NORTH CHARLESTON, S.C. (WCSC) - The Airport Connector Road project is back on the table several years after plans stalled. The goal of the project is to improve traffic and spur economic development in North Charleston.
“The purpose is to separate commuter traffic and airport traffic from Boeing traffic. This road is going to enable us to do that as well as help with some congestion issues on Dorchester road, for example,” project manager Megan Smith said.
The Airport Connector Road project includes a new, two-mile road to get cars directly from I-526 to the Charleston International Airport and also includes changes to the interchange of I-526 and West Montague Avenue.
The project’s consulting group says the ACR was put on hold due to a clear-zone issue between Boeing and the Charleston County Aviation Authority, but those issues have since been resolved with a land swap. The ACR project team chose two design options they believe are most ideal; one for the ACR and one for the interchange of I-526 and West Montague Avenue.
“But nothing is set in stone,” Smith said. "We need comments from the public in order to identify the preferred alternative that we can move forward with.”
The top design for the ACR includes a new, four-lane road from the West Montague Avenue/I-526 interchange to the airport. It also includes a new traffic signal at ACR and Michaux Parkway plus the widening of Michaux Parkway from two lanes to four lanes. You can see the plans by clicking here.
The top design for the interchange of West Montague Avenue and I-526 includes a diverging diamond interchange. You can look at those plans by clicking here.
Charleston County staff put a virtual public meeting online where you can view all the plans, read why they chose the preferred alternatives and find out their possible impact. You can view the meeting and give you comments here. The last day to write in is Friday, Oct. 16.
Miwa Robbins, who lives off Dorchester Road, wrote to the county to express her concerns and what she’d like to see in the area.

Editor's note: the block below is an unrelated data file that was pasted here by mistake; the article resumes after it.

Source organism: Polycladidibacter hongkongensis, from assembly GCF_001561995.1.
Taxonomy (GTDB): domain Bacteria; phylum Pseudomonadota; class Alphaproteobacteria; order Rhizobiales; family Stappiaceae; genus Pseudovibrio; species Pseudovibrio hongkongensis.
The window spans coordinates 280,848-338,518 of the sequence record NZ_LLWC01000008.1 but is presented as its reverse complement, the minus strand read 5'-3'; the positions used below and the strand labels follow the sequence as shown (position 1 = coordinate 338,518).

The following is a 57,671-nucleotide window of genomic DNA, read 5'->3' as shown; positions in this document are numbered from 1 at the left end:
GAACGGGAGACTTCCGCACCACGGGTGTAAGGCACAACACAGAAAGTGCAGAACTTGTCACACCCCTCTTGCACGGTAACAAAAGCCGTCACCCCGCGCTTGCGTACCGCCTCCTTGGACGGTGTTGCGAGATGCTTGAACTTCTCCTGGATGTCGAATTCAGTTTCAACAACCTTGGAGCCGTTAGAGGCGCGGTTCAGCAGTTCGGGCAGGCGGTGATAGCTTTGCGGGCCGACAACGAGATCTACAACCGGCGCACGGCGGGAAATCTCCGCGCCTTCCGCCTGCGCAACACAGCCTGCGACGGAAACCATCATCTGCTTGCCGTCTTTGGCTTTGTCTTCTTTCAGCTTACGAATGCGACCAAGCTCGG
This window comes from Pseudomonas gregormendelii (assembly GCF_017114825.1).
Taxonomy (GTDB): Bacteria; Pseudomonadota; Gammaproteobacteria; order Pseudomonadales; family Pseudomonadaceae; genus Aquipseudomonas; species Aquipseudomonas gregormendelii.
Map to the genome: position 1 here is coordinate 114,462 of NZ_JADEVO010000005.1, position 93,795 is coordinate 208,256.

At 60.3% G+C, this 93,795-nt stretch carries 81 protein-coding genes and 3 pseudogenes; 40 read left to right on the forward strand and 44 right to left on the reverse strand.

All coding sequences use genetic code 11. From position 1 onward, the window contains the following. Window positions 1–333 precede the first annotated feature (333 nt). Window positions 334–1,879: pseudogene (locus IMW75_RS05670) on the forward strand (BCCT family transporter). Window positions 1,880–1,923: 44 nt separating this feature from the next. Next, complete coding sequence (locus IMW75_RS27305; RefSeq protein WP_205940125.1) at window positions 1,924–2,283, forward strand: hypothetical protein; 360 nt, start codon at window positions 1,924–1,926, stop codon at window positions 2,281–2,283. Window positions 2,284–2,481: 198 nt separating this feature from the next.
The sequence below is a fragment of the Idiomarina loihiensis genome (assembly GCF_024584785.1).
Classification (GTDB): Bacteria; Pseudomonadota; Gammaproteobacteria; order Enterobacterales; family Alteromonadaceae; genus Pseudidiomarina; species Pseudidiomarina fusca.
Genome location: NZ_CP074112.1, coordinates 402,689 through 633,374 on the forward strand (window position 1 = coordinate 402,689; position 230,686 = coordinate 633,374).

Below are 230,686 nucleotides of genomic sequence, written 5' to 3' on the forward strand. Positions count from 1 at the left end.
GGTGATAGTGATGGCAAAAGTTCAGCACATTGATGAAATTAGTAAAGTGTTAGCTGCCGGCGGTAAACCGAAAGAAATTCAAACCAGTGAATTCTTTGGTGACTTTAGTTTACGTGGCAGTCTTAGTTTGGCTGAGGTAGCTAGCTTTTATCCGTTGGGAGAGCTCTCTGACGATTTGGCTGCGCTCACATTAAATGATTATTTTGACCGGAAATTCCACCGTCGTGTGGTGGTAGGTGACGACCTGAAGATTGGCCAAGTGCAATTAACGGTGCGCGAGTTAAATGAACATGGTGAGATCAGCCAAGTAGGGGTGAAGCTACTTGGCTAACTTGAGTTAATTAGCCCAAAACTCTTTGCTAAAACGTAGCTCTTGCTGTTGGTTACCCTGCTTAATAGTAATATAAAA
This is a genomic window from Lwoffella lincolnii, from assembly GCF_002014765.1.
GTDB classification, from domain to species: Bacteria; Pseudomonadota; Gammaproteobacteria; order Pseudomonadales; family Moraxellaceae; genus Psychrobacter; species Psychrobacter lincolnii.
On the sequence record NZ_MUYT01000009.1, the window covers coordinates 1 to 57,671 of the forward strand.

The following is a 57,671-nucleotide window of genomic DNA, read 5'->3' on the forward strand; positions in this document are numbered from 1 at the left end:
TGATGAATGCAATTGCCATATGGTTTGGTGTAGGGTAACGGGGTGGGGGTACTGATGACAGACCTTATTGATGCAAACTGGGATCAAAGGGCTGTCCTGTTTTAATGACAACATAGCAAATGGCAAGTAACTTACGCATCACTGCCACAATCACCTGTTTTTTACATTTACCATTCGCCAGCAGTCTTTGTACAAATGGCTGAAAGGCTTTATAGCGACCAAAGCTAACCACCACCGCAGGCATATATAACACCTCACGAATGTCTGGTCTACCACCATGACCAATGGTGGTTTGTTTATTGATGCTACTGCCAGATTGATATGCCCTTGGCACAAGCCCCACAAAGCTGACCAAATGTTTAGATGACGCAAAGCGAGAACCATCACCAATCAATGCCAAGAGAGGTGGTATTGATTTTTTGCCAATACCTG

“I feel like gentrification is a very real issue in North Charleston, and I don’t want to see the people around me displaced. So I feel like for that reason, public comment and engagement is important,” Robbins said.
The current plans chosen by the county would displace 11 homes or businesses, but Smith says they have not gotten much push back from the owners.
“We have our right-of-way consultant get an appraisal for the property and we go and talk to the property owner come up with an agreeable amount and then we purchase that property,” she added.
The entire project is expected to cost $106.2 million. Smith says funding will come from the Department of Commerce and the South Carolina Department of Transportation.
“If there was a way to put bike lanes and more walker-friendly access, I think that would be great,” Robbins added. "More greenways. I’m always a fan of that.”
Smith says they do plan to make the area more accessible for people who don’t drive.
“We are planning on installing a multi-use path from the Coliseum through the interchange all the way to Collins Park," she added. "We’re also working with CARTA to either identify bus stops, bus shelters that we can put in or move to improve the area.”
County staff hope to have another public hearing in 2021 and expect construction to start near the end of 2022.